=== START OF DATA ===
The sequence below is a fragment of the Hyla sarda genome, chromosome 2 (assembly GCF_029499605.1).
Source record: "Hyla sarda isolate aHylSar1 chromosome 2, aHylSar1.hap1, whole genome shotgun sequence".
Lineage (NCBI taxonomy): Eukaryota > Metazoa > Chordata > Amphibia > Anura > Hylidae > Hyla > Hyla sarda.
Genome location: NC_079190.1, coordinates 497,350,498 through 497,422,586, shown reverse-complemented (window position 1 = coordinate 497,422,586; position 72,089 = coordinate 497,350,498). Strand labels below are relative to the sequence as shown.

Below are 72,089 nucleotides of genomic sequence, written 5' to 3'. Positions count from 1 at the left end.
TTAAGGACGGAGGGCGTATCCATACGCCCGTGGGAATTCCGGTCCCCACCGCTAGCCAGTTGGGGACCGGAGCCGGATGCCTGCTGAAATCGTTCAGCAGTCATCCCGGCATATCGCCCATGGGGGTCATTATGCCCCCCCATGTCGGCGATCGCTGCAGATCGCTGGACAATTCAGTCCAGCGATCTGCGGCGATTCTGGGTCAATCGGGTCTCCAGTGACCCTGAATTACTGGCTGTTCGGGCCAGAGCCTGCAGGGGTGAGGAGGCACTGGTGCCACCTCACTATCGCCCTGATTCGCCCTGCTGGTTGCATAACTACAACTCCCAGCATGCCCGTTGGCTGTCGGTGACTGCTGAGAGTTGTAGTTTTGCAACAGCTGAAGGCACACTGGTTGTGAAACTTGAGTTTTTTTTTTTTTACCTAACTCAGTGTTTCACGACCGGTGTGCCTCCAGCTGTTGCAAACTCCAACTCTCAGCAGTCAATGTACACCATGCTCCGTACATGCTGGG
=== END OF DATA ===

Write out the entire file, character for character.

The sequence below is a fragment of the Hyla sarda genome, chromosome 2 (assembly GCF_029499605.1).
Source record: "Hyla sarda isolate aHylSar1 chromosome 2, aHylSar1.hap1, whole genome shotgun sequence".
Lineage (NCBI taxonomy): Eukaryota > Metazoa > Chordata > Amphibia > Anura > Hylidae > Hyla > Hyla sarda.
Genome location: NC_079190.1, coordinates 497,350,498 through 497,422,586, shown reverse-complemented (window position 1 = coordinate 497,422,586; position 72,089 = coordinate 497,350,498). Strand labels below are relative to the sequence as shown.

Below are 72,089 nucleotides of genomic sequence, written 5' to 3'. Positions count from 1 at the left end.
TTAAGGACGGAGGGCGTATCCATACGCCCGTGGGAATTCCGGTCCCCACCGCTAGCCAGTTGGGGACCGGAGCCGGATGCCTGCTGAAATCGTTCAGCAGTCATCCCGGCATATCGCCCATGGGGGTCATTATGCCCCCCCATGTCGGCGATCGCTGCAGATCGCTGGACAATTCAGTCCAGCGATCTGCGGCGATTCTGGGTCAATCGGGTCTCCAGTGACCCTGAATTACTGGCTGTTCGGGCCAGAGCCTGCAGGGGTGAGGAGGCACTGGTGCCACCTCACTATCGCCCTGATTCGCCCTGCTGGTTGCATAACTACAACTCCCAGCATGCCCGTTGGCTGTCGGTGACTGCTGAGAGTTGTAGTTTTGCAACAGCTGAAGGCACACTGGTTGTGAAACTTGAGTTTTTTTTTTTTTACCTAACTCAGTGTTTCACGACCGGTGTGCCTCCAGCTGTTGCAAACTCCAACTCTCAGCAGTCAATGTACACCATGCTCCGTACATGCTGGG